B.C. declares public health emergency on COVID-19 as three more deaths reported
The provincial health officer ordered the immediate closure of bars and nightclubs,
VICTORIA — British Columbia declared a public health emergency March 17 after reporting three new COVID-19 deaths and 83 more cases of the virus.
The province now has had seven fatalities during the novel coronavirus pandemic.
Dr. Bonnie Henry, the provincial health officer, ordered the immediate closure of bars and nightclubs, saying they can’t meet social distancing requirements needed to fight the community spread of the novel coronavirus.
Restaurants and cafes that can’t adapt to social distancing must also close or switch to take-out service only, she said.
Henry, who called social distancing a second line of defence, estimated the actual distance from the nearest person as between one metre and two metres. She described it as a fingertip to fingertip distance from the closest person.
“We have taken the extra step of declaring a public health emergency,” she said at a news conference.
“This is the tool that we need now. This declaration of an emergency enables me to be faster, more streamlined and nimble in the things we need to do.”
Health Minister Adrian Dix said the declaration gives Henry powers to make immediate verbal orders.
“The provincial health officer can also compel any and all peace officers to enforce her verbal orders,” said Dix.
As health minister, Dix said the declaration also allows him to amend regulations without the consent of the cabinet and make changes to the Public Health Act without the legislature’s approval.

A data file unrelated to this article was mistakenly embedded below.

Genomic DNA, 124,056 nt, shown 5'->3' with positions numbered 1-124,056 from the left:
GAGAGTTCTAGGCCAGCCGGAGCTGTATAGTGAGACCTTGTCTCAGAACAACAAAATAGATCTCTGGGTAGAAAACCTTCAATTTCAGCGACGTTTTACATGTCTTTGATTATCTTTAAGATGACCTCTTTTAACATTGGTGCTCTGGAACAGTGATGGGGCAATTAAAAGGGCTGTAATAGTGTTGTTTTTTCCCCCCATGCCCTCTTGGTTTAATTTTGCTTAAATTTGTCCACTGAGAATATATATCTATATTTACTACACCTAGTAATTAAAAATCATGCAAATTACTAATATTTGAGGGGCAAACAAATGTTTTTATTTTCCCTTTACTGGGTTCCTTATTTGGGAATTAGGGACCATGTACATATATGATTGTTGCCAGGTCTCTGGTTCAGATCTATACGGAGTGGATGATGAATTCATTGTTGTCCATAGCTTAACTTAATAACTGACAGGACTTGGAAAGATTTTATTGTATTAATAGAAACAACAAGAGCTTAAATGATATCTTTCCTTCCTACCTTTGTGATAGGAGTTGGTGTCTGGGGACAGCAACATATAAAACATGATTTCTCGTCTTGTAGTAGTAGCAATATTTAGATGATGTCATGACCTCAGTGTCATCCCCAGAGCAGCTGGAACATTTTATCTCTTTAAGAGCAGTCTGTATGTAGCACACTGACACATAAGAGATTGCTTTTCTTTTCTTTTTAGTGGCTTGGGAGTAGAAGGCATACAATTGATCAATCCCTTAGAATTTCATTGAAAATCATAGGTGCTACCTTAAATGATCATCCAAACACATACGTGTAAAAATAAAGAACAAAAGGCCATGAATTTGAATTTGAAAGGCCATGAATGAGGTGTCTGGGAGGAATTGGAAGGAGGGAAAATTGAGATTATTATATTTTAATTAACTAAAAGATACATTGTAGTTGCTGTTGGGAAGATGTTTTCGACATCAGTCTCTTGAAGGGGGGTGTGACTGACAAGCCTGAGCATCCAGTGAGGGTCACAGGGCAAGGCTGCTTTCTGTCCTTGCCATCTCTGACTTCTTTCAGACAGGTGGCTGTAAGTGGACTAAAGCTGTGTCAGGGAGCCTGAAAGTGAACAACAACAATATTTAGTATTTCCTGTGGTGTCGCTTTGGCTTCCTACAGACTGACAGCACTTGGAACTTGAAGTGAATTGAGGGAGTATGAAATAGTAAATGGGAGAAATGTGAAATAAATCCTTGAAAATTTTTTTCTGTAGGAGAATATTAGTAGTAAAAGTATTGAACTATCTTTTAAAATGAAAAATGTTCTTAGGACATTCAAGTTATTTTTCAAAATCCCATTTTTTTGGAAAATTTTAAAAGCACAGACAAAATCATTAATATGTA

The public health emergency comes less than 24 hours after B.C. cancelled thousands of elective and scheduled surgeries to increase hospital space for acute care patients.
Dix offered condolences to the seven families who have lost loved ones to the pandemic.
“We, along with everyone else, grieve with these families,” he said. “This is truly another sombre day.”
Henry said six of the deaths stem from the Lynn Valley Care Centre in North Vancouver. A man in his 80s also died on March 17 in hospital in the Fraser Health region.
The province took steps to try to prevent the spread of the virus on March 17, announcing that school is out indefinitely. And Premier John Horgan promised help for businesses and workers affected by the pandemic.
Education Minister Rob Fleming said his ministry is working with school districts and teachers on a plan to continue learning for students from kindergarten to Grade 12, but not in classrooms.
“We have to take action today to protect our students and staff,” Fleming told a news conference with Horgan and Finance Minister Carole James.
Fleming said the suspension of classes will not affect students who are scheduled to graduate this spring. He said all students who are on course to graduate from Grade 12, and those progressing to the next grade, will do so.
It isn’t known when students will return to school, Fleming added.
“We’re in a fast moving situation. We will return to regular school life down the road.”
Horgan said a provincial relief plan will be finalized in the next day or two to help companies and workers deal with COVID-19.
He said financial security, the education system and co-operation among governments are three top concerns for people as the pandemic response unfolds.
“It’s a go big or go home environment,” Horgan said. “It seems to me this is a crisis situation and we need an appropriate response.”
He said the province is waiting for the final details of the federal government’s plan expected on March 18 before it releases its approach.
The premier said there will be financial support for businesses and changes to the Employment Standards Act to prevent workers from being laid off if they are required to stay at home to self-isolate.
“We want to make sure that no one loses their job by doing the right thing,” Horgan said.
Horgan also pressed the federal government to ensure it changes employment insurance regulations to help workers, especially the self-employed and people working in the service industry.
Finance Minister Carole James, who introduced a surplus budget last month, said COVID-19 will hit B.C.’s bottom line.
“It is likely we will have a deficit,” she said. “There’s no question about that.”
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